Earth Trip – Rose City Band – Album Review
by Cathy Brown
If last year’s Rose City Band offering Summerlong was the soundtrack to driving on a desert highway with the top down, then this year’s follow-up Earth Trip is a more relaxed affair, more suited to playing by the campfire as the sun goes down.
Earth Trip works as a nice counterpoint to Summerlong, acting as a continuation of Ripley Johnson’s journey into the world of pure Americana, albeit with a countrified, psychedelic twist.
Borne out of being forced off the road and into lockdown last year, Earth Trip is Johnson’s response to being compelled to stay at home. ‘All of this allows me to form new connections to my surroundings,’ he says, ‘everything from tending to a garden, to sleeping out under the stars. It may sound silly; nevertheless, I found renewed hope and healing in a more mindful relationship with the natural world.’
What he has created is a gorgeous summer record, filled with laid back country-tinged tracks fortified by a hazy introspective psych tone, amplified with euphoric guitar lines and weathered grooves. Featuring the same line-up as last year’s release, Earth Trip orbits around Johnson’s stunning guitar playing, featuring Barry Walker’s incandescent pedal steel and John Jeffrey’s understated percussion.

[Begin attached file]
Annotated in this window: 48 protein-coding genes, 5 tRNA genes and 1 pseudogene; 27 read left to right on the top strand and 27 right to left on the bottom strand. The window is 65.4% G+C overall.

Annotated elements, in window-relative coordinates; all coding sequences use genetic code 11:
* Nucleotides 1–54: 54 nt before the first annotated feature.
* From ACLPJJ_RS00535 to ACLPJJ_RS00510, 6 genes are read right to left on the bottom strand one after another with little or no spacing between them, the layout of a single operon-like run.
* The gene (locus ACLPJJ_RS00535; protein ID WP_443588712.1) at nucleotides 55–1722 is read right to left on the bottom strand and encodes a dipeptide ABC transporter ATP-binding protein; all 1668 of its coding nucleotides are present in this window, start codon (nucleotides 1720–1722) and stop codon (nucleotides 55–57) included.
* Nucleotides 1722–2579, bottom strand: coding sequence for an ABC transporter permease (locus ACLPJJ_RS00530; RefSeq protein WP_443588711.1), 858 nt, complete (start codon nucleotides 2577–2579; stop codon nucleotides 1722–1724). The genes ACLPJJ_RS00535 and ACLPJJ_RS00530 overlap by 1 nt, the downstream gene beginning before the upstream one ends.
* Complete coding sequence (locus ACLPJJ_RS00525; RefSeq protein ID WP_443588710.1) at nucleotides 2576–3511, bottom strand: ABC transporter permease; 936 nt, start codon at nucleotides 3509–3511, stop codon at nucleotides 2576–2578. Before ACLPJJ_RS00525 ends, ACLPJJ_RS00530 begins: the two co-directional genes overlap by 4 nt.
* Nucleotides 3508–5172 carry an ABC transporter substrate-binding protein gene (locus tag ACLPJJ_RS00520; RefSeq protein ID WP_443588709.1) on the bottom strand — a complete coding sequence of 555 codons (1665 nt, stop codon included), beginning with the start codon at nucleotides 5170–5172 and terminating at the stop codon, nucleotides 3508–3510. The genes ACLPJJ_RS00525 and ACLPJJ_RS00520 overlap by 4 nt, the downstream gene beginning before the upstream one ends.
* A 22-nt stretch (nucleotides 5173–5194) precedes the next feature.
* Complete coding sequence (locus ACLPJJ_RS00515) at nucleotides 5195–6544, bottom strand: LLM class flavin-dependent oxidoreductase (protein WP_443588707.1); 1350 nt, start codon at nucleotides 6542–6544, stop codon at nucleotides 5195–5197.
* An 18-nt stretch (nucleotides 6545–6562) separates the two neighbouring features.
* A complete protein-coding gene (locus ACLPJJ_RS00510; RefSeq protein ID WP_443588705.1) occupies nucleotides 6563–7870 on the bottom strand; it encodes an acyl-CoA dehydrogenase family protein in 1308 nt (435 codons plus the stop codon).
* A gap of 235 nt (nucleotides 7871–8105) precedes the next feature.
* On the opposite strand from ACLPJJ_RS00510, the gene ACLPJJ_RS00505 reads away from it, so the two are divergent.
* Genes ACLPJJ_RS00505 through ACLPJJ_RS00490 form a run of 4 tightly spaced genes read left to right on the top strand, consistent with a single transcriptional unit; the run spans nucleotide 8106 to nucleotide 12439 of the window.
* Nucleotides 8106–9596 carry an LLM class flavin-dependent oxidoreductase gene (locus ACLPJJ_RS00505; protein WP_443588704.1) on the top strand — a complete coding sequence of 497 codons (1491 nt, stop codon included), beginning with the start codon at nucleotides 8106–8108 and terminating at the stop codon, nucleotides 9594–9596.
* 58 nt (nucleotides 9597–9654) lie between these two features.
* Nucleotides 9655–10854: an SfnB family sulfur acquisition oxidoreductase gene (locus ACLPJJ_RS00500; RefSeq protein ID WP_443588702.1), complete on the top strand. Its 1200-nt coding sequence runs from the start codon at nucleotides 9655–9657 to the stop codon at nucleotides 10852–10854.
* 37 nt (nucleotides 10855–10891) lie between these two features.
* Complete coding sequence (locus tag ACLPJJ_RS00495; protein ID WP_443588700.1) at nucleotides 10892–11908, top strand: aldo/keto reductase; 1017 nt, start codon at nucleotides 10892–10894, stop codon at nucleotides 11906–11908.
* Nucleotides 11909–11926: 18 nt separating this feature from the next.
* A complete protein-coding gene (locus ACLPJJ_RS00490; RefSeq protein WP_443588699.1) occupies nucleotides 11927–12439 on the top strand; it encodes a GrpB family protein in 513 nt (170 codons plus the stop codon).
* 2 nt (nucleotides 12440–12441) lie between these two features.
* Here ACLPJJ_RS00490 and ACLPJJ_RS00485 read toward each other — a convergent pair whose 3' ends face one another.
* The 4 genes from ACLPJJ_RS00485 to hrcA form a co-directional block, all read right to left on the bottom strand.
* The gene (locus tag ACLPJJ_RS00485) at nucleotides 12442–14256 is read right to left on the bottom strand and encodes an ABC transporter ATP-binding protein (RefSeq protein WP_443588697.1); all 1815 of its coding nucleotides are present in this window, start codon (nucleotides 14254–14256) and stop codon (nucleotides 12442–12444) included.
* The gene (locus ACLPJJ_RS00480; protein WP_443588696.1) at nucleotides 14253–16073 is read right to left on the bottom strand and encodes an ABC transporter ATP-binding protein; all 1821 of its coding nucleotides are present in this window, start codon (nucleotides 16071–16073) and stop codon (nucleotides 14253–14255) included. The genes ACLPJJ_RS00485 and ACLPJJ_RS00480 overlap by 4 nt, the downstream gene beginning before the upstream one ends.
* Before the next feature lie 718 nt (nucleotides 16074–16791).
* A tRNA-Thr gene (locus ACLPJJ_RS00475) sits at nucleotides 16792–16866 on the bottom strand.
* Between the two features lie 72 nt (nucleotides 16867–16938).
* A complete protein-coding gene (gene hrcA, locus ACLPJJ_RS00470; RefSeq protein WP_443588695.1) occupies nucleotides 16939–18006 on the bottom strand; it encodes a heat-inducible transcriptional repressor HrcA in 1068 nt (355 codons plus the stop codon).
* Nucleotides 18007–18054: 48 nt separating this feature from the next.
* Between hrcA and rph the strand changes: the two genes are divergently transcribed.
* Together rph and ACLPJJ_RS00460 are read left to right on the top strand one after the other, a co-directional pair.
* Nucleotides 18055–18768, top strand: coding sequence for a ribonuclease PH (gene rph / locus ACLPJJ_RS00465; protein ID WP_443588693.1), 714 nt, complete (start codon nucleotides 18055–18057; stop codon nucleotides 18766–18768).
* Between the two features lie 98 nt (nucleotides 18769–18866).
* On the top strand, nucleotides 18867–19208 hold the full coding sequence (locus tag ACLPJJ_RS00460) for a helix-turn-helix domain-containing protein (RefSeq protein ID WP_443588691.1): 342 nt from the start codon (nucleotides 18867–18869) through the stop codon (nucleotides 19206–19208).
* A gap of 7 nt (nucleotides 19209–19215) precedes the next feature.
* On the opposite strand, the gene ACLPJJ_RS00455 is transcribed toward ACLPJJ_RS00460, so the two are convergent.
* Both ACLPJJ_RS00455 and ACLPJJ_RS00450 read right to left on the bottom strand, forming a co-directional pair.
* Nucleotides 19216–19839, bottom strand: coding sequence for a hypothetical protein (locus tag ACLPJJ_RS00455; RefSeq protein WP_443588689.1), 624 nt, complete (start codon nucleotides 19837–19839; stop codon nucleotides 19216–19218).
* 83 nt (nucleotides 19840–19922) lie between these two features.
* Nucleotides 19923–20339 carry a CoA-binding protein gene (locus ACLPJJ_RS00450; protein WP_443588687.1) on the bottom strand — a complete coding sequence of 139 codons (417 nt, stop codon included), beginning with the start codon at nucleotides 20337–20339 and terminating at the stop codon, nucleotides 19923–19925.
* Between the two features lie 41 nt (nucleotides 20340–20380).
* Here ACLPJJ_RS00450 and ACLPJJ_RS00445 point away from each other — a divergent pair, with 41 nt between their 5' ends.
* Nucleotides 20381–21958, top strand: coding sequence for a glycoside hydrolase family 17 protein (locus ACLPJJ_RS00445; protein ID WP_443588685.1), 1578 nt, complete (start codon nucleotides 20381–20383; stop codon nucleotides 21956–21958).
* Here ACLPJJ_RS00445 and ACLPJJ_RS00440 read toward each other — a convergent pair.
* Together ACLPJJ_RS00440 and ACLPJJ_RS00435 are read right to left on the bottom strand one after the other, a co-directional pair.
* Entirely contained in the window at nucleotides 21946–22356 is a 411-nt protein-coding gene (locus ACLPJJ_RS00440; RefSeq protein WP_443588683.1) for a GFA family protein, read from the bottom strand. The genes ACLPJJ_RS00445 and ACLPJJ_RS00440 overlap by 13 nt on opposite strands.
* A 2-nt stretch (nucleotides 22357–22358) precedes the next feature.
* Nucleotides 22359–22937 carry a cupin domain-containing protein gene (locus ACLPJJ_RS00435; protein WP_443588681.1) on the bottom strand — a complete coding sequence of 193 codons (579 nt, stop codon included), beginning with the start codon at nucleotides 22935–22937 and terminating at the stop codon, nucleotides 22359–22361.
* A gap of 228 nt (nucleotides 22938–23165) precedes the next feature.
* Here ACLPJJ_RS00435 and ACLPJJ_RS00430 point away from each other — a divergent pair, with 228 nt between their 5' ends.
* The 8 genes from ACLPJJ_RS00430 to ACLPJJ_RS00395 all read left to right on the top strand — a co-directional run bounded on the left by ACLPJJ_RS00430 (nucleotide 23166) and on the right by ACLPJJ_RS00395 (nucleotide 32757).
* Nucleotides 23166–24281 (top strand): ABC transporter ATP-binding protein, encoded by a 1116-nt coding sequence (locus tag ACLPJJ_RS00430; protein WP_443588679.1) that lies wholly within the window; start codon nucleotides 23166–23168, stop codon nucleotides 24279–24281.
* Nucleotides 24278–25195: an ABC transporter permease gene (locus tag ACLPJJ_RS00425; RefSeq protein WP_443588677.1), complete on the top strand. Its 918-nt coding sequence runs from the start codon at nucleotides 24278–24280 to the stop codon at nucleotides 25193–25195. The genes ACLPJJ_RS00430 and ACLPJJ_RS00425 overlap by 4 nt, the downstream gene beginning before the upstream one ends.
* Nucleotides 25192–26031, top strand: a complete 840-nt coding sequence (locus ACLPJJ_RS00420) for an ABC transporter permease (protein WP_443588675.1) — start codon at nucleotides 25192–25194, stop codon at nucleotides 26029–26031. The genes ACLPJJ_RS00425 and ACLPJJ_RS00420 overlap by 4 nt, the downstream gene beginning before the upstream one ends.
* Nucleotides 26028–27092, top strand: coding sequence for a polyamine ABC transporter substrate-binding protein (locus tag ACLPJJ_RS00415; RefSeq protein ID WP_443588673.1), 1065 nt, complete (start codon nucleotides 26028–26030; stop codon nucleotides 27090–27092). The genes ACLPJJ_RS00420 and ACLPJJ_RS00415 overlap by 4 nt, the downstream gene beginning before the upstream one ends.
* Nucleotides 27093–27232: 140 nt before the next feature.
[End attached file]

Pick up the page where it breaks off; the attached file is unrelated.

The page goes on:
Opening with the chilled-out sound of Silver Roses, it is a formula from which Johnson rarely deviates. ‘Called down off the road/ free fallin’ in the rain’, he sings, setting the tone for a series of gently buoyant songs all exploring the healing power of nature and featuring a cosmic, dream-like vibe. The summery sound of In the Rain combines judicious use of the jaw harp and harmonica with Johnson’s reverbed vocals to create a sound that is not unlike The Stone Roses. The lush sound of World is Turning embraces ‘70s country and provides a showcase for Johnson’s impressive guitar lines, while the jauntier vibe of Lonely Places, with its easy-going ethereal groove, brings to mind The Eagles at their most mellow. Echoes of Johnson’s previous incarnation as part of Wooden Shjips only arise in the mercurial psych-rock swagger of album closer Dawn Patrol.
This is an unhurried album of sedate tempos, effortless chord changes and assured musicianship, which unfurls with a direct countrified precision. Recorded mainly at home by Johnson and producer Cooper Crain, these eight songs are beautifully arranged with a subtle clarity, sustaining an aura that is steadily relaxed yet reassuringly blissful.
Given the year that we have all just experienced, it’s no surprise that Earth Trip is a more introspective and downbeat album than its predecessor, but Rose City Band have produced a record of attractive ambient Americana which captivates the listener once again with their loose, lush charm.